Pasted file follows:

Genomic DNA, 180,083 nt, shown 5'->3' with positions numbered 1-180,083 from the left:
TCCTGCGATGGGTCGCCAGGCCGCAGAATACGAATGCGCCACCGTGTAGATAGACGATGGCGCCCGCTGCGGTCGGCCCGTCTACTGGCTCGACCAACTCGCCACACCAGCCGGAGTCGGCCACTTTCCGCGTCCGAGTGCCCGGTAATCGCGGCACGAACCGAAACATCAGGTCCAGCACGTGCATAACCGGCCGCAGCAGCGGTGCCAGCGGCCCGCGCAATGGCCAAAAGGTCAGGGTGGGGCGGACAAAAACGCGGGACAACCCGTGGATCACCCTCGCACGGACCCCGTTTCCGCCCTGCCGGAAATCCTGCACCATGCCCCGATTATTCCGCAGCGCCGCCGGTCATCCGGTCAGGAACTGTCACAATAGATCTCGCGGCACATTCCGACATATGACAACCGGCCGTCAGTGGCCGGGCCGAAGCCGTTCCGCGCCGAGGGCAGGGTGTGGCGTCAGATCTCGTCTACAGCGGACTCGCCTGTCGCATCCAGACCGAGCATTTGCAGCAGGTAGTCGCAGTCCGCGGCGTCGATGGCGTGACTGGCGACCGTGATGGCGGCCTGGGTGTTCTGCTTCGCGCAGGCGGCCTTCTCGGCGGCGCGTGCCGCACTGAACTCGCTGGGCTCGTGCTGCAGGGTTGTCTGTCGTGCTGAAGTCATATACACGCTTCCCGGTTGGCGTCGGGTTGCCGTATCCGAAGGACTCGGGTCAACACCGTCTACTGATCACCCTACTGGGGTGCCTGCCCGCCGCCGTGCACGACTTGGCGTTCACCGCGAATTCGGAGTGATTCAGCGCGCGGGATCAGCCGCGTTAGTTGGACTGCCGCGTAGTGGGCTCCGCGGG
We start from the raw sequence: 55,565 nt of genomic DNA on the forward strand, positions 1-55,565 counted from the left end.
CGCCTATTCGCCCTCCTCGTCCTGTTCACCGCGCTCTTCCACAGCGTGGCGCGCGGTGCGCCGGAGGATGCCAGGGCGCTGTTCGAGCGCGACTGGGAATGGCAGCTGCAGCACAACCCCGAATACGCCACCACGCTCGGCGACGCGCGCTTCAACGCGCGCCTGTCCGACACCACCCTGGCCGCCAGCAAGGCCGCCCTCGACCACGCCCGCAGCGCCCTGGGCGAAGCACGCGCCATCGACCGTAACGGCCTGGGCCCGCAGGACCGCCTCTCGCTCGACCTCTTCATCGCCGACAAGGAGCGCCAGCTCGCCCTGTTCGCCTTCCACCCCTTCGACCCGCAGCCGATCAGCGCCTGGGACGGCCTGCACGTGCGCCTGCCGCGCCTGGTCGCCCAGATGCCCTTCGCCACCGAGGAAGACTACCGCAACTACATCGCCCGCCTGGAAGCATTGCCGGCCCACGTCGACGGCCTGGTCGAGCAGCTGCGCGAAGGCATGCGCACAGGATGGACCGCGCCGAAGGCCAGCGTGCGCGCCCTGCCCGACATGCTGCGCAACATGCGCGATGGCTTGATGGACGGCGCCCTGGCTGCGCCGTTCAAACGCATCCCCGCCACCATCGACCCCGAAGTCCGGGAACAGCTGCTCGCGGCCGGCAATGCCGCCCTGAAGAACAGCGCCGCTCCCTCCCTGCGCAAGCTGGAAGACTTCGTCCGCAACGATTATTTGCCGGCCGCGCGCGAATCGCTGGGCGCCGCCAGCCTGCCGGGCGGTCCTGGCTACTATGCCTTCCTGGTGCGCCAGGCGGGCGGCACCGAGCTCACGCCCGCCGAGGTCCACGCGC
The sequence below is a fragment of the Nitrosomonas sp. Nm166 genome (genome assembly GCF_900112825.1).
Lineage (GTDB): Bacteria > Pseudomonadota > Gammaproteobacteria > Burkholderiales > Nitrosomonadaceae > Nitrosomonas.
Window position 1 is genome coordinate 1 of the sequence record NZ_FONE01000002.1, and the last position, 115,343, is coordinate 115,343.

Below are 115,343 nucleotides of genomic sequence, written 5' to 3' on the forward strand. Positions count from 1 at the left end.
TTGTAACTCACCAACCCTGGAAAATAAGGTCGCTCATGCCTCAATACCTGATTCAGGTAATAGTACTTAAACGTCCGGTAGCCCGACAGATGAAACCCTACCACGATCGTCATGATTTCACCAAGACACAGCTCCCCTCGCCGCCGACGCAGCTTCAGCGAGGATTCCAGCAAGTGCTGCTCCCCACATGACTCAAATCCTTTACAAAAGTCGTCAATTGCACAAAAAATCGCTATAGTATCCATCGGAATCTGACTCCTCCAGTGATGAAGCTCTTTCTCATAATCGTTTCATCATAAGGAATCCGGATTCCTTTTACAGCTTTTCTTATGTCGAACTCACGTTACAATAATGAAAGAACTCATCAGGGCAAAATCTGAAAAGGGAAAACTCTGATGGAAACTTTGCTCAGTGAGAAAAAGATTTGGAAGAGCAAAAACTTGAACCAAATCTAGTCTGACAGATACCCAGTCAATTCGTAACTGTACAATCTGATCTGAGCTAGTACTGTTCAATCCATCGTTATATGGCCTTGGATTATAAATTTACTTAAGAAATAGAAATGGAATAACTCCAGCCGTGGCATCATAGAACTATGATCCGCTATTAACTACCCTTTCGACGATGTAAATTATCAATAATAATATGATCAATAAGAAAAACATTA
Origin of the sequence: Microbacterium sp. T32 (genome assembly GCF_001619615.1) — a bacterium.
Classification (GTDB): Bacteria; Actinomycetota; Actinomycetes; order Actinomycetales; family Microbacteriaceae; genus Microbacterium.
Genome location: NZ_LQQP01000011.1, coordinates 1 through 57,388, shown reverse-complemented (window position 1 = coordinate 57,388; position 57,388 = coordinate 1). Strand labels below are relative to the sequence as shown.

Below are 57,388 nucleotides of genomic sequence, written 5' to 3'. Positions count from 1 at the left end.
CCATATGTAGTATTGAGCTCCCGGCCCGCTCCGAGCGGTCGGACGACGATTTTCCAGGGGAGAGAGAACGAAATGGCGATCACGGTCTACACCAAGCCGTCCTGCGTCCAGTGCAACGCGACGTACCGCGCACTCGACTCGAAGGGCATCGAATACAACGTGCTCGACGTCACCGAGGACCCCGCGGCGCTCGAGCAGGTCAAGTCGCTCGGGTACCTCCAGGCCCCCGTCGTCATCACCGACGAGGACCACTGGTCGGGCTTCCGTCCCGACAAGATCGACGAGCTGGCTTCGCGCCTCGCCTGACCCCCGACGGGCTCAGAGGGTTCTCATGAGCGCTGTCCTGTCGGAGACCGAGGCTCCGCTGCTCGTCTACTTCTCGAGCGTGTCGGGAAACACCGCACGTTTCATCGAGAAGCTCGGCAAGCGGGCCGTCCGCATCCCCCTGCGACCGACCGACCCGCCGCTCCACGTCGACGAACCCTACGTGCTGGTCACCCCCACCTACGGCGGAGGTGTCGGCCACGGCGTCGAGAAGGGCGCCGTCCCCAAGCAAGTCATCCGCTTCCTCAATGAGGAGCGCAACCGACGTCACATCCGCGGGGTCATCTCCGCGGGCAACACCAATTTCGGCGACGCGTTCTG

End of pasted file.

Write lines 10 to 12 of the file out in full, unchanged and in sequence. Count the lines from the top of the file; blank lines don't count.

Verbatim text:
Origin of the sequence: Microbacterium sp. T32 (genome assembly GCF_001619615.1) — a bacterium.
Classification (GTDB): Bacteria; Actinomycetota; Actinomycetes; order Actinomycetales; family Microbacteriaceae; genus Microbacterium.
Genome location: NZ_LQQP01000011.1, coordinates 1 through 57,388, shown reverse-complemented (window position 1 = coordinate 57,388; position 57,388 = coordinate 1). Strand labels below are relative to the sequence as shown.